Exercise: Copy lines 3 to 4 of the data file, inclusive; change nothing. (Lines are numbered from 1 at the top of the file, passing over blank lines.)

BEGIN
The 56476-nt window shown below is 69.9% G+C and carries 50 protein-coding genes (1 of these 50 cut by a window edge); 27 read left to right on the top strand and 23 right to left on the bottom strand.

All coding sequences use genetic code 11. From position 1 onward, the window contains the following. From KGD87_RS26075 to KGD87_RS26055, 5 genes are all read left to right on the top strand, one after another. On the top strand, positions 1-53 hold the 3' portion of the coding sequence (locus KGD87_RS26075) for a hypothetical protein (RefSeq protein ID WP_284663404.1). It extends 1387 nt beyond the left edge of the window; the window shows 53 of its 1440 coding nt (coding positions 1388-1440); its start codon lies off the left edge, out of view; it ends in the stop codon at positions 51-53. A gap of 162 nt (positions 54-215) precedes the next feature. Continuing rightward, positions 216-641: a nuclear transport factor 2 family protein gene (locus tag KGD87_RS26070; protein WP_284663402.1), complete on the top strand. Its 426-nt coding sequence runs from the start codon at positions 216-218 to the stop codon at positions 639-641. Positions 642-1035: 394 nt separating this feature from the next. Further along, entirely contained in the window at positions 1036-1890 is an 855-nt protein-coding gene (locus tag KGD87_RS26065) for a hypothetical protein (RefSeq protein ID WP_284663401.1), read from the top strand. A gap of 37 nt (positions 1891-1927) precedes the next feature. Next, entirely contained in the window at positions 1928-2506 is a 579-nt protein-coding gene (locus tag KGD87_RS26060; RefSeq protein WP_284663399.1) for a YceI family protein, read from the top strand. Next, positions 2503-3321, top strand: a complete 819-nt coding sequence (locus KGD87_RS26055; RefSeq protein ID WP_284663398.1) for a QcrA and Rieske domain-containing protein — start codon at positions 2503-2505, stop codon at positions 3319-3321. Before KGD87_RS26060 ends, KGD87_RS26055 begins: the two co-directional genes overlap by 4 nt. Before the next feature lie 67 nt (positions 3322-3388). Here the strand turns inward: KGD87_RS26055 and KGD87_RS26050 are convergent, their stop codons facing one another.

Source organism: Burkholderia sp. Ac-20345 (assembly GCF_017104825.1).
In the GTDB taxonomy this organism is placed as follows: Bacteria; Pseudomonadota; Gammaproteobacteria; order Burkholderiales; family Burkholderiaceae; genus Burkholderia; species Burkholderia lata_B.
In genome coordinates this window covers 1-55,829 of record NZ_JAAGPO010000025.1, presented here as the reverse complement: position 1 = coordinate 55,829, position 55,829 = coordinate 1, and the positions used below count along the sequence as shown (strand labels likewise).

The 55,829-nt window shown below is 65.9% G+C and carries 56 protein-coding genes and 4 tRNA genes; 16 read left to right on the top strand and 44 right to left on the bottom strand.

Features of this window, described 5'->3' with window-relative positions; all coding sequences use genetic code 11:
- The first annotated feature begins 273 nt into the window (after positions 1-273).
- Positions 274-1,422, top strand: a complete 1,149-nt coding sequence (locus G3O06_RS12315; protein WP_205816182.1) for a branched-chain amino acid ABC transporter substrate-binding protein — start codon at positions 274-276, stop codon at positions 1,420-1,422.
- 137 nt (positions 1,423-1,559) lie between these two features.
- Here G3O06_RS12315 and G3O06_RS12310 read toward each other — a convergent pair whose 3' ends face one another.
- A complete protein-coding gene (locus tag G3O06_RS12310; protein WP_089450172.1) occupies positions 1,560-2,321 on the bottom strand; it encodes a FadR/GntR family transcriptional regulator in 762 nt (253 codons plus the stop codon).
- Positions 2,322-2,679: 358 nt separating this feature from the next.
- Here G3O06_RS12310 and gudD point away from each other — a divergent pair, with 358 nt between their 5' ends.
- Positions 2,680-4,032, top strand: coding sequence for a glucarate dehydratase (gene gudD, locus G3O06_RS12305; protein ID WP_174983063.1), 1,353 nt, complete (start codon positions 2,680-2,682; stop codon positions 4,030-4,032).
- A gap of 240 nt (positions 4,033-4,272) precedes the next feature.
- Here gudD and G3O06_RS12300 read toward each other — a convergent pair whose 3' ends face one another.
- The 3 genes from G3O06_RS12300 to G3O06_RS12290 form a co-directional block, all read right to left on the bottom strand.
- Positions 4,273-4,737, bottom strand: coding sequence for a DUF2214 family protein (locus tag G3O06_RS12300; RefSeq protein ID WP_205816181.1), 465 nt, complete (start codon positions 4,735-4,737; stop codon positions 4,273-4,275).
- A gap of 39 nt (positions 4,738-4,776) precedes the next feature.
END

Source organism: Burkholderia sp. Ac-20345 (assembly GCF_017104825.1).
In the GTDB taxonomy this organism is placed as follows: Bacteria; Pseudomonadota; Gammaproteobacteria; order Burkholderiales; family Burkholderiaceae; genus Burkholderia; species Burkholderia lata_B.